P: i just found this A2600 video, kinda telling and entertaining in ways.
Last edited by brokensolderingiron on Tue Jan 21, 2020 2:11 pm, edited 1 time in total.

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Re: Behringer 2600

Post by KSS » Tue Jan 21, 2020 2:01 pm

Analog Prophet wrote:
Tue Jan 21, 2020 2:12 am
Yes Arp was purchased by Korg 5 years ago. I’m happy Korg has honored the Arp brand and resurrected those great machines to a Jurassic Park of old legends accessible to everybody... more or less.
Korg did *not* "purchase" ARP. The re-activated the treble clef logo. Details in my post yesterday in another thread here:

http://muffwiggler.com/forum/viewtopic. ... 0#p3187438

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Re: Behringer 2600

Post by KSS » Tue Jan 21, 2020 2:50 pm

I wonder -truly- if there is a communication gap due to perhaps not being a native English speaker? I mean no ill will in asking, I only saw in the copyright thread with mskala that you also misunderstood what he said -at least at first- though it did seem that you came to understand based on your last post there? I couldn't be sure, but it seemed as if you came to understand what he'd been saying all along. Again, absolutely *no* ill will is meant, I have seen how culture and language differences can show up in threads in bad ways.

With this in mind, the arguments in that thread I would hope to avoid here, as this reply of yours seems to largely miss the points I was making , and while you seem to have technical ability, you are incorrect about a couple things here.

Most importantly, I suggest you read Alan Pearlman's expo patent, which is available at till.com. Go to the ARP patents section. There you will find that your belief about the reason and result in matching the expo pair is incorrect. I also discussed this in the DIY section of MW not too long ago if you want more context. That was in a TTSH build thread, probably V4. Matching is for thermal compensation, not log conformance. That's straight from the inventor of the circuit, as seen in the patent. In that other thread, I cite paragraph and line numbers so if you don't want to read looking for it, that thread may be a good first stop. However, I suggest anyone seeking technical truth *do* take the time to read and understand the various patents relating to vintage synthesizers. Don Till has at least the moog and ARP collections well sorted.

My post was not -at all- about fat v thin sound. It is about how small engineering changes -intended as upgrades- end up instead removing the important character and operating characteristics of vintage synths.

I do see in your reply here that you do not mind if it no longer is the sound of the original, and that's fine. My post and work is for those who do care about and wish for close similarity in sound and operation to the original.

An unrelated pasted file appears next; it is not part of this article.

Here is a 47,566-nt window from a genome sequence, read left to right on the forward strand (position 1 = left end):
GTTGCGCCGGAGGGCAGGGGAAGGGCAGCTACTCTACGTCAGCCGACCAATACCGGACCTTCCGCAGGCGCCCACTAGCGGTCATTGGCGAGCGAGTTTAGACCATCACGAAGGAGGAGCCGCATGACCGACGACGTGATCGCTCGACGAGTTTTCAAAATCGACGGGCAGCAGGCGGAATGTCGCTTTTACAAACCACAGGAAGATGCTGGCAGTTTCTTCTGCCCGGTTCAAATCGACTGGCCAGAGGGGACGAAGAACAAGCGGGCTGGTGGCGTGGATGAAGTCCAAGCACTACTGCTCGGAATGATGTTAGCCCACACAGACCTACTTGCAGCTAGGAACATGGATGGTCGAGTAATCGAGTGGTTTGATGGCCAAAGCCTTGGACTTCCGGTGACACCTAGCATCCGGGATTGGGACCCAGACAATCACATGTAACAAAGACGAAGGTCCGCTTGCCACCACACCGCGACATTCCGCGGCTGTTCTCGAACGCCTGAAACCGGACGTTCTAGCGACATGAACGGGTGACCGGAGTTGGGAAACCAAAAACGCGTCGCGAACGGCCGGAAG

I also think you misunderstood what I was saying about the waveforms, based on your reply that inserting a cap in the feedback would be enough to undo what Rob had done. I probably did not write that clearly enough.

It seems you didn't notice that Robs claim of improvement 7-8 octaves is *not* an improvement over a typical well cared for 2600. That was part of my point. He's doing things which change the sound for no good result-improvement. We will also have to agree to disagree that "its always better to get wider range as a bonus" because that's the knife in the heart of the reason why clones mostly suck compared to the originals. I have been involved with synths since the late 60's, and find it sad that everyone expects all OSCs to meet huge ranges, when acoustic instruments are revered with extremely limited scope. Trying to make every synth into a be all, do all is the worst thing ever.

This is really the whole of my point, distilled into one thought: When making a clone, take something from the medical profession's Hippocratic oath, and "first do no harm."

Finally, it is rather funny you suggest I might "build a clone for myself" from one of the 4 available. Later this year you'll see the irony of that statement. I don;t recognize you and don;t remember reading any of your posts before today, so I realize I have only a small understanding of your viewpoints, experience and concerns. Perhaps that is also true for you with me. A reading of my posts might better reflect my own experience, and abilities, especially where ARP are concerned.

Until then, Thank you for your feedback, and I think you will enjoy learning more about how the Alan pearlman mixed NPN/PNP expo pair work.
brokensolderingiron wrote:
Tue Jan 21, 2020 2:00 pm
KSS wrote:
Mon Jan 20, 2020 5:46 pm
No, it's not 3340 based. Rob makes that clear in the Part 2 video. But a few other things he says *do* fit into why you're asking. And why you mention the 101.
Thats saad covfefe, as i had hoped to get some cheap ass V3340 in ceap ass a A2600 imitation/illusion. Im very pragmatic about synths and brands
I have been trying for years now to get it understood that small things matter. Of course everybody knows that, but it seems that the synth community keeps picking the same small things to notice and as a result, doesn't notice the other small things which are actually leading to the IMO false conclusions.
Thats not a new thing, the bickering fat v.s thin was already up and tsunaming around in mid late 80es!
So let's talk about a couple small things Rob actually mentioned in the video. The matched SMD expo pairs. (Don't worry, this is *not* going to be an SMD v TH diatribe!) First he mentions that due to them being better matched, they have wider accurate range. He should know better. The matching has only to do with thermal compensation and *not* expo/log conformity.
It does have with expo/log conformity to do, you match Rbe etc for repeatability among oscs.